The heart of NYU Wagner's programs is our faculty. An amalgam of full-time, clinical/research/visiting, and adjunct professors, they are outstanding teachers, expert researchers and committed practitioners.
Jonathan Morduch, Professor of Public Policy and Economics at NYU Wagner, participated in January, 2009, on the jury that awarded a new global prize for contributions to international development. The BBVA Foundation Frontiers of Knowledge Award, worth 400,000 euros ($526,000), was given to the Abdul Latif Jameel Poverty Action Lab (J-PAL) at the Massachusetts Institute of Technology. The 2009 award from the foundation arm of the major global bank recognizes efforts to promote randomized evaluations of health, education, and finance interventions.
Shafiqual Chowdhury, the founder of ASA, the world's #1 ranked microfinance institution according to Forbes magazine, visited NYU Wagner on October 22, 2008, to share perspectives with students. In his remarks, Chowdhury argued for maintaining a relentless focus on efficiency: by being as efficient as possible in delivering services, costs can come down and profits go up. Only with profits, Chowdhury argued, is massive scale possible. ASA now provides financial services to 7 million low-income women in Bangladesh, and recently closed a $150 million fund to expand their model elsewhere in Asia.
"ASA's story challenges decades of thinking about strategies to achieve economic and social development," writes Jonathan Morduch, professor at NYU Wagner and Managing Director of the Financial Access Initiative, in the foreword to a new book on ASA (The Pledge: ASA, Peasant Politics, and Microfinance in the Development of Bangladesh by Stuart Rutherford, forthcoming in 2009 from Oxford University Press). By transforming from an NGO focused on grassroots political change into a financial institution, Morduch argues, ASA's history forces observers to "contemplate what has been gained and lost. What has been possible and what was perhaps utopian, ill-advised, and presumptuous."
The event was organized by the NYU Microfinance Initiative and supported by the Financial Access Initiative.
"The events of the last few days," New York City Comptroller William C. Thompson Jr. began in an appearance September 17 at NYU Wagner, "have been astonishing."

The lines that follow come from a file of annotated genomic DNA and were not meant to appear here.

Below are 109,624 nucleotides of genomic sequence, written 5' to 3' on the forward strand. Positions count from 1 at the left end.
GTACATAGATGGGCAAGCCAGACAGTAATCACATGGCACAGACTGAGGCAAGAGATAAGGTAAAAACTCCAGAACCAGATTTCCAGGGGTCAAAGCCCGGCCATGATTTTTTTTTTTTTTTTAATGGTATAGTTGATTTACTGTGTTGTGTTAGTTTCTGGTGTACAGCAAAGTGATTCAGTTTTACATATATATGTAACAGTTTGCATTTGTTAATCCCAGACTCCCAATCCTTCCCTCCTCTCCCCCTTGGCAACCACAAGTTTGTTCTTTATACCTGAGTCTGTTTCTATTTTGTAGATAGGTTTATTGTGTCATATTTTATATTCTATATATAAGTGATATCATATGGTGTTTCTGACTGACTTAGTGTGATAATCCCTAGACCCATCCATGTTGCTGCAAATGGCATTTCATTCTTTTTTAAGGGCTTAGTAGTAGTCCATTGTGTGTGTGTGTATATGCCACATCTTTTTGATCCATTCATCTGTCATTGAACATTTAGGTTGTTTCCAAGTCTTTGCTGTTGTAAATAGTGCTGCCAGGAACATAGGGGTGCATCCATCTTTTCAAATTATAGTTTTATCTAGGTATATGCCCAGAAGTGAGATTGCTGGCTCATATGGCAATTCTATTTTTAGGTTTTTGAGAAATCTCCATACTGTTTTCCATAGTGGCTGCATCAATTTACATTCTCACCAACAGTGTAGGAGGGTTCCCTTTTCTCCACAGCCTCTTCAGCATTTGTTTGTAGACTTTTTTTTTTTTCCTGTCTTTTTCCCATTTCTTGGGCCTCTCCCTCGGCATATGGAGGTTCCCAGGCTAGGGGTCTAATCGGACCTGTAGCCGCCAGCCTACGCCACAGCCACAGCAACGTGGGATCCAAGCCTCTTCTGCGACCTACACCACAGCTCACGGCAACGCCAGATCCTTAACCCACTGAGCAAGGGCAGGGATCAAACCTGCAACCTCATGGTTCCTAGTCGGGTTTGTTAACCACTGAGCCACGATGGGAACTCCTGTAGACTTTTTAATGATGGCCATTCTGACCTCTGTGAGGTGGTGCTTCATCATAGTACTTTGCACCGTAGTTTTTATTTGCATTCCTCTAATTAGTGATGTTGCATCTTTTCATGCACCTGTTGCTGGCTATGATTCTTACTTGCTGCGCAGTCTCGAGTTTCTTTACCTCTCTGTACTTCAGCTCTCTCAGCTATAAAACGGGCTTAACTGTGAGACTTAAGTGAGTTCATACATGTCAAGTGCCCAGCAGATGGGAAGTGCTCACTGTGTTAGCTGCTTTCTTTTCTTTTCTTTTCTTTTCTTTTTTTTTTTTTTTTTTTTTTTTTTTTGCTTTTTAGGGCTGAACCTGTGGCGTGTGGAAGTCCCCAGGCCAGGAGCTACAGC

Speaking at a morning briefing co-sponsored by the Wagner School of Public Service and the Citizens Union, Thompson said that New York City can ride out rough turbulence affecting the economy with the same resolve and resiliency it showed more than 30 years ago during a brush with municipal bankruptcy, and in the aftermath of September 11, 2001.
"With every downturn New Yorkers have encountered, our city has rebounded stronger than before," the two-term comptroller said at the briefing session co-sponsored by the Robert F. Wagner Graduate School of Public Service and the Citizens Union. "That is the spirit of New York. We are fighters. We are resilient. We are innovators."
Thompson spoke only hours after the Federal Reserve had worked out an unparalleled $85 billion rescue of American International Group, the latest dramatic development in the financial crisis involving mortgage-related assets. "Uncertainty is in the air," he said.
In his hour-long talk, Thompson sought to ensure city retirees and others that the city's pension funds are secure and are cushioned against by ups and downs in the financial markets.
"As Comptroller," he said, "I'm the chief investment adviser to our city's pension plans, and it's important to me to assure the retirees that the pensions are safe and secure. We've been reducing our exposure to risk by diversifying our portfolio beyond stocks and bonds. This approach is helping us weather these tough times better than we would have ever before."
Thompson also underscored his opposition to an effort by the City Council to extend, from two to three, the number of terms that a city official can serve. Thompson is contemplating a run for mayor next year to succeed Michael Bloomberg.
"The people have said that there are two terms," he said. "To undermine their will, to do an end-run around democracy is just wrong."
The breakfast briefing was part of an NYU Wagner/Citizens Union series that will pick up again on October 7 with a visit by Eric Gioia, two-term member of the City Council from Woodside, Queens.
On November 12, Scott Stringer, the Manhattan Borough President, who is also looking to succeed Public Advocate Betsy Gotbaum, will be the featured guest of the breakfast series.
Last spring, City Council Speaker Christine C. Quinn and John Liu, councilman from Flushing, Queens, who is a prospective candidate for the public advocate's post, also appeared at Wagner as part of the series.